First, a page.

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USDA & WASDE REPORT FOR 1/12/17


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USDA Grain Stocks

Corn Stocks Up 10 Percent from December 2015

Soybean Stocks Up 7 Percent

All Wheat Stocks Up 19 Percent

Corn stored in all positions on December 1, 2016 totaled 12.4 billion bushels, up 10 percent from December 1, 2015. Of the total stocks, 7.61 billion bushels are stored on farms, up 11 percent from a year earlier. Off-farm stocks, at 4.77 billion bushels, are up 8 percent from a year ago. The September - November 2016 indicated disappearance is 4.50 billion bushels, compared with 4.10 billion bushels during the same period last year.

Soybeans stored in all positions on December 1, 2016 totaled 2.90 billion bushels, up 7 percent from December 1, 2015. Soybean stocks stored on farms totaled 1.34 billion bushels, up 2 percent from a year ago. Off-farm stocks, at 1.56 billion bushels, are up 11 percent from last December. Indicated disappearance for September - November 2016 totaled 1.61 billion bushels, up 15 percent from the same period a year earlier.

All wheat stored in all positions on December 1, 2016 totaled 2.07 billion bushels, up 19 percent from a year ago. On-farm stocks are estimated at 571 million bushels, up 13 percent from last December. Off-farm stocks, at 1.50 billion bushels, are up 21 percent from a year ago. The September - November 2016 indicated disappearance is 472 million bushels, 34 percent above the same period a year earlier.

WASDE REPORT FOR 1/12/17

WHEAT: U.S. 2016/17 all wheat ending stocks are raised this month and projected to reach the highest level since the late 1980’s. Feed and residual use is lowered 35 million bushels reflecting disappearance for June-November as implied by the December 1 stocks estimated in the Grain Stocks report. Seed use is lowered 8 million bushels on the winter wheat planted area released today in the Winter Wheat and Canola Seedings report. Total supplies for 2016/17 are lowered fractionally on lower beginning stocks while 2016 production is unchanged. Projected ending stocks for 2016/17 are raised 43 million bushels. The season-average farm price is raised $0.10 at the midpoint to $3.80 on higher-than-expected cash prices to date. However, this season-average price would still be the lowest since 2005.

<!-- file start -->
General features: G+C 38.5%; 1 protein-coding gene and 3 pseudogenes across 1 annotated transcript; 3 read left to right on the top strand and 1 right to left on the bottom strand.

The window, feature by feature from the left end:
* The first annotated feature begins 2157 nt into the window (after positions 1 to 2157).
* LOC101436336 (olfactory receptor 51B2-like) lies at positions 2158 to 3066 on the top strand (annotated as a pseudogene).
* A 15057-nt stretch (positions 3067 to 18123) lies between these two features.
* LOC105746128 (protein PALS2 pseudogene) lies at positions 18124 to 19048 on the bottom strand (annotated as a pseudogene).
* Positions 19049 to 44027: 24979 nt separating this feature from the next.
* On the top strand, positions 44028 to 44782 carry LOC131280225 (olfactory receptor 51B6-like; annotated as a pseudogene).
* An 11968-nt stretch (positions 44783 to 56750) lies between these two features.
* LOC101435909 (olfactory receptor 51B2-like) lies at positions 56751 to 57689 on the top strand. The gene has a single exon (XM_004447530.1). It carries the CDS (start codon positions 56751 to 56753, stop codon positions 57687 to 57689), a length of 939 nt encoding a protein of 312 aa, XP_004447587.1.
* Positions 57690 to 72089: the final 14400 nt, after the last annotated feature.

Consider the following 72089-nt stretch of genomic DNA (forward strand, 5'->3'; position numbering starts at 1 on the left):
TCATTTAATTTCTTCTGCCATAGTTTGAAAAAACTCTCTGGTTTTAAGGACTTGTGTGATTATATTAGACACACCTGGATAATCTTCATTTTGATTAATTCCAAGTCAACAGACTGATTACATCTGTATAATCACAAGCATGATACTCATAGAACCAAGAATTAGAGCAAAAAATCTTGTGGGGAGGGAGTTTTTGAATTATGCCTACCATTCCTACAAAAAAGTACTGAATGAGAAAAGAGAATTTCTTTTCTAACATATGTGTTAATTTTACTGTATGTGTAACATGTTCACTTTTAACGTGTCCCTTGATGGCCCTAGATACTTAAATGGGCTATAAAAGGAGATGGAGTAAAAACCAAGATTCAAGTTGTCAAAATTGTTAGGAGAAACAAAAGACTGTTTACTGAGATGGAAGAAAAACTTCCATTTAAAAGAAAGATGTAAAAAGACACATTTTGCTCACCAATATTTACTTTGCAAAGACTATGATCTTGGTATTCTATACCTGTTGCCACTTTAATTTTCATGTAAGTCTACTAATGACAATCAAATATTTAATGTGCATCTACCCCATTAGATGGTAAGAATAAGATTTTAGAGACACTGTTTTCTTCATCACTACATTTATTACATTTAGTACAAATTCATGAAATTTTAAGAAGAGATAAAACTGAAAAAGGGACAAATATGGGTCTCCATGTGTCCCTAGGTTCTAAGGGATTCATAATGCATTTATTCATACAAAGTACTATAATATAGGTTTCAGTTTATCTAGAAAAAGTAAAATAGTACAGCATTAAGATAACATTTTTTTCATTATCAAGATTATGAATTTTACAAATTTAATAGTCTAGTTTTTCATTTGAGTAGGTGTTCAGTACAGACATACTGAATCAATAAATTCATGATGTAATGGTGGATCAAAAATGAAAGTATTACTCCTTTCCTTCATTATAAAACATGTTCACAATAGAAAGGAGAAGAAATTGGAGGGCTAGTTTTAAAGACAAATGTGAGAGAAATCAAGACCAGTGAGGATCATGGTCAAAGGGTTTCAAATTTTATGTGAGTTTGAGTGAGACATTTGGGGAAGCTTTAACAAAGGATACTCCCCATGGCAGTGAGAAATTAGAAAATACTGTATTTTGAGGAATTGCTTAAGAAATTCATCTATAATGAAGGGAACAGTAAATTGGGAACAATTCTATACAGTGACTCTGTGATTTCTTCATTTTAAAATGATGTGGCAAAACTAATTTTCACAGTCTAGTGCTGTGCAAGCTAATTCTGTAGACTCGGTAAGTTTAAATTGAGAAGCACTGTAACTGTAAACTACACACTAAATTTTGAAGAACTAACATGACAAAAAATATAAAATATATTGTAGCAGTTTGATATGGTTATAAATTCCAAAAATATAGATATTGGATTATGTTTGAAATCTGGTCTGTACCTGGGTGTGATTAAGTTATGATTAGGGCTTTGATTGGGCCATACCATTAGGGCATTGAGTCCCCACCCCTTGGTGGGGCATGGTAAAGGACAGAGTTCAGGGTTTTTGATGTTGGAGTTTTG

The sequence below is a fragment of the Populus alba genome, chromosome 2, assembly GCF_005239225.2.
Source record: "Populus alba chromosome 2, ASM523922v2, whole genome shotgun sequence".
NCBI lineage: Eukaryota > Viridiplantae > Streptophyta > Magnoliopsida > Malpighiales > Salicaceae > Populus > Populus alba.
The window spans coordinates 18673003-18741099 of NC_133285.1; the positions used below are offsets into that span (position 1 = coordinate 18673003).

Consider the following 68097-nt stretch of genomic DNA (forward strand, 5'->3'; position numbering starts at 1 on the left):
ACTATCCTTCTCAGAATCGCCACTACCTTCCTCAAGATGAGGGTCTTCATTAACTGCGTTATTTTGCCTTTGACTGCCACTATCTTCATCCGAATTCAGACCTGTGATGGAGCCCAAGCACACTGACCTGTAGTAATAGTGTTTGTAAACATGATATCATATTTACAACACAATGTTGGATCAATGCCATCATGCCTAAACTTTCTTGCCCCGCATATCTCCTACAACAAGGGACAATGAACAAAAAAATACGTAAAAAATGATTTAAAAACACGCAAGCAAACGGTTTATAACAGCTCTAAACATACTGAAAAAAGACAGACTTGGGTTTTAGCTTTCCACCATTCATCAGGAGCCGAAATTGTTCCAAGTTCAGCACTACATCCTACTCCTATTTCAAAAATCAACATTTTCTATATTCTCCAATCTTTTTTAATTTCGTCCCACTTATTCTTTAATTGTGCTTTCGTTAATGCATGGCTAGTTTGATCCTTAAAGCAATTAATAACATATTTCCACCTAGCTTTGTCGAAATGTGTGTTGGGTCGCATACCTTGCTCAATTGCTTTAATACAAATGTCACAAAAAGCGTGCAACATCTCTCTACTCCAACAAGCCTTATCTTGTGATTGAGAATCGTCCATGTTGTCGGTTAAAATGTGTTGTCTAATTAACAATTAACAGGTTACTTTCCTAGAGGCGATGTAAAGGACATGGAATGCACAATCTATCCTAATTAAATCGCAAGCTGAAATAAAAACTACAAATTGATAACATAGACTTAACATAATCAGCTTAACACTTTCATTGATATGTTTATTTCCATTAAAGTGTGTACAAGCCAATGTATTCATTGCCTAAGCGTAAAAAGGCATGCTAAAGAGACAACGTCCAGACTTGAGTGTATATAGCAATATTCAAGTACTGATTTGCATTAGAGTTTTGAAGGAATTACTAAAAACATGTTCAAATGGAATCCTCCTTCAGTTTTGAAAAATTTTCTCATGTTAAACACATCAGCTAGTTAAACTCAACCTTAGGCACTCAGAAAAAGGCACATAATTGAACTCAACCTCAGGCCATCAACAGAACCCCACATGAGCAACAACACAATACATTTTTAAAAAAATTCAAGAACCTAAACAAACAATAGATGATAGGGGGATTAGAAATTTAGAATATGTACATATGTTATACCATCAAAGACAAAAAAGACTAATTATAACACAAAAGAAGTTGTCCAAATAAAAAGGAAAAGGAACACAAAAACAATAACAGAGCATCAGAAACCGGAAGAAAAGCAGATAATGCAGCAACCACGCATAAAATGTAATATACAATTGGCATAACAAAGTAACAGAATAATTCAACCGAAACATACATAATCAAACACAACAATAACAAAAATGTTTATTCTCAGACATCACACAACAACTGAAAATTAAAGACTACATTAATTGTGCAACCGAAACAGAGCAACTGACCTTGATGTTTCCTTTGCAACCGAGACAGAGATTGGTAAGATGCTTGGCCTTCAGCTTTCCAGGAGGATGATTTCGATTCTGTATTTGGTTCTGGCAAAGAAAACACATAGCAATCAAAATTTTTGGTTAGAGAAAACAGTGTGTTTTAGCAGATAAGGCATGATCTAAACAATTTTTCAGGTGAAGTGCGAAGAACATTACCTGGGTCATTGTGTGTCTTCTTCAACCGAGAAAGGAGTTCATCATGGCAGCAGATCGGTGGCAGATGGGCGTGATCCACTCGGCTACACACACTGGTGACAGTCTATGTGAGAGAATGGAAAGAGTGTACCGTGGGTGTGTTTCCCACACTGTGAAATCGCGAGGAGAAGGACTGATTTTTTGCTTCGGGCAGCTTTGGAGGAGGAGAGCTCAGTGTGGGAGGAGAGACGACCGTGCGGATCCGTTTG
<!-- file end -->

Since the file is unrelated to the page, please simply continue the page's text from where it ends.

Global wheat supplies for 2016/17 are raised 1.3 million tons on a production increase that is only partially offset by lower beginning stocks. The largest increases are for Argentina, Russia, and the EU. Global exports are raised 1.2 million tons led by increases for Argentina, Australia, and the EU. Partly offsetting is a reduction in Canadian exports reflecting the slow shipment pace so far this year. Global use for 2016/17 is raised 0.1 million tons with increased food use partially offset by a reduction in feed and residual use. With total global supplies increasing faster than use, ending stocks are increased 1.2 million tons to a new record of 253.3 million.